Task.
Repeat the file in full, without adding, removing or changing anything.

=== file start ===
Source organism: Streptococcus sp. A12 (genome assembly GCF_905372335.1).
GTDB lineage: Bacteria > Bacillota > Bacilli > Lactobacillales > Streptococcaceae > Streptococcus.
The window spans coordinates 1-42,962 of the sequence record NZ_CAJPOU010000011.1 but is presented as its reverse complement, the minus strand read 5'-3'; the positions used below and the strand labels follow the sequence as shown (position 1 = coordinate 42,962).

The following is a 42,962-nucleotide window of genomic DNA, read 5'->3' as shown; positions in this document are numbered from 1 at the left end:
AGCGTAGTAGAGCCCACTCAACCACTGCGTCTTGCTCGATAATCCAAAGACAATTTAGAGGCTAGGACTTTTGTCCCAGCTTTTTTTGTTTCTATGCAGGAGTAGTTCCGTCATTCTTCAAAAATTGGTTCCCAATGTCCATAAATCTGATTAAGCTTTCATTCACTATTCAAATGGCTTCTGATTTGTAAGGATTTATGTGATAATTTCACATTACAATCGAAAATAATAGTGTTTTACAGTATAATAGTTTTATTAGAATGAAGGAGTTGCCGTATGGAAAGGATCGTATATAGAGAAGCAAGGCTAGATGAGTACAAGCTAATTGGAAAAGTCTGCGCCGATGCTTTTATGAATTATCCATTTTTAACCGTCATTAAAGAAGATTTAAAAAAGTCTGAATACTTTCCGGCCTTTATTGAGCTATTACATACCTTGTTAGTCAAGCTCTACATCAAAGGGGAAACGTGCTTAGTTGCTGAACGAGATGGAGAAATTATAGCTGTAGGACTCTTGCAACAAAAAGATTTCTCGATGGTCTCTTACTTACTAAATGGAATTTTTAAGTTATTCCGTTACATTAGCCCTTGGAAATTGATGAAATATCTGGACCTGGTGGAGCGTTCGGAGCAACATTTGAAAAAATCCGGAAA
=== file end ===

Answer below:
Source organism: Streptococcus sp. A12 (genome assembly GCF_905372335.1).
GTDB lineage: Bacteria > Bacillota > Bacilli > Lactobacillales > Streptococcaceae > Streptococcus.
The window spans coordinates 1-42,962 of the sequence record NZ_CAJPOU010000011.1 but is presented as its reverse complement, the minus strand read 5'-3'; the positions used below and the strand labels follow the sequence as shown (position 1 = coordinate 42,962).

The following is a 42,962-nucleotide window of genomic DNA, read 5'->3' as shown; positions in this document are numbered from 1 at the left end:
AGCGTAGTAGAGCCCACTCAACCACTGCGTCTTGCTCGATAATCCAAAGACAATTTAGAGGCTAGGACTTTTGTCCCAGCTTTTTTTGTTTCTATGCAGGAGTAGTTCCGTCATTCTTCAAAAATTGGTTCCCAATGTCCATAAATCTGATTAAGCTTTCATTCACTATTCAAATGGCTTCTGATTTGTAAGGATTTATGTGATAATTTCACATTACAATCGAAAATAATAGTGTTTTACAGTATAATAGTTTTATTAGAATGAAGGAGTTGCCGTATGGAAAGGATCGTATATAGAGAAGCAAGGCTAGATGAGTACAAGCTAATTGGAAAAGTCTGCGCCGATGCTTTTATGAATTATCCATTTTTAACCGTCATTAAAGAAGATTTAAAAAAGTCTGAATACTTTCCGGCCTTTATTGAGCTATTACATACCTTGTTAGTCAAGCTCTACATCAAAGGGGAAACGTGCTTAGTTGCTGAACGAGATGGAGAAATTATAGCTGTAGGACTCTTGCAACAAAAAGATTTCTCGATGGTCTCTTACTTACTAAATGGAATTTTTAAGTTATTCCGTTACATTAGCCCTTGGAAATTGATGAAATATCTGGACCTGGTGGAGCGTTCGGAGCAACATTTGAAAAAATCCGGAAA